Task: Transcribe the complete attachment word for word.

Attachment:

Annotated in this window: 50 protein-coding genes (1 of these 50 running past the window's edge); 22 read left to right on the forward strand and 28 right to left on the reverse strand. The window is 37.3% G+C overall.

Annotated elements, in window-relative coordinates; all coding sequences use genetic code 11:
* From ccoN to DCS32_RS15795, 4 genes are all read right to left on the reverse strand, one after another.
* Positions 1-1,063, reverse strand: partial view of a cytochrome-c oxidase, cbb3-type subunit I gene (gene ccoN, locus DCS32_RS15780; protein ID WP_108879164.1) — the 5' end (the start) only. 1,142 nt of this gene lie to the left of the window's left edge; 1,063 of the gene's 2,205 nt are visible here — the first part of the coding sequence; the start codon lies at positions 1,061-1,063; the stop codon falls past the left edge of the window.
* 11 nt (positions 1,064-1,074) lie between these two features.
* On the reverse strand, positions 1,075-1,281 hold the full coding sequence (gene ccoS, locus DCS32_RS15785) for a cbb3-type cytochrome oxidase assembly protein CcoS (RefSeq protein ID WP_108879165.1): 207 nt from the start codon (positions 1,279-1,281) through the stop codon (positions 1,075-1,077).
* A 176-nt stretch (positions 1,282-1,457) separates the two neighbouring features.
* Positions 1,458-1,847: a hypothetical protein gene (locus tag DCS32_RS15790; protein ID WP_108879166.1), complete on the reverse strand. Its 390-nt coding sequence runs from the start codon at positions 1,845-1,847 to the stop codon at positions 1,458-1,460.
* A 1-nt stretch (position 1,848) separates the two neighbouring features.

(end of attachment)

Annotated in this window: 50 protein-coding genes (1 of these 50 running past the window's edge); 22 read left to right on the forward strand and 28 right to left on the reverse strand. The window is 37.3% G+C overall.

Annotated elements, in window-relative coordinates; all coding sequences use genetic code 11:
* From ccoN to DCS32_RS15795, 4 genes are all read right to left on the reverse strand, one after another.
* Positions 1-1,063, reverse strand: partial view of a cytochrome-c oxidase, cbb3-type subunit I gene (gene ccoN, locus DCS32_RS15780; protein ID WP_108879164.1) — the 5' end (the start) only. 1,142 nt of this gene lie to the left of the window's left edge; 1,063 of the gene's 2,205 nt are visible here — the first part of the coding sequence; the start codon lies at positions 1,061-1,063; the stop codon falls past the left edge of the window.
* 11 nt (positions 1,064-1,074) lie between these two features.
* On the reverse strand, positions 1,075-1,281 hold the full coding sequence (gene ccoS, locus DCS32_RS15785) for a cbb3-type cytochrome oxidase assembly protein CcoS (RefSeq protein ID WP_108879165.1): 207 nt from the start codon (positions 1,279-1,281) through the stop codon (positions 1,075-1,077).
* A 176-nt stretch (positions 1,282-1,457) separates the two neighbouring features.
* Positions 1,458-1,847: a hypothetical protein gene (locus tag DCS32_RS15790; protein ID WP_108879166.1), complete on the reverse strand. Its 390-nt coding sequence runs from the start codon at positions 1,845-1,847 to the stop codon at positions 1,458-1,460.
* A 1-nt stretch (position 1,848) separates the two neighbouring features.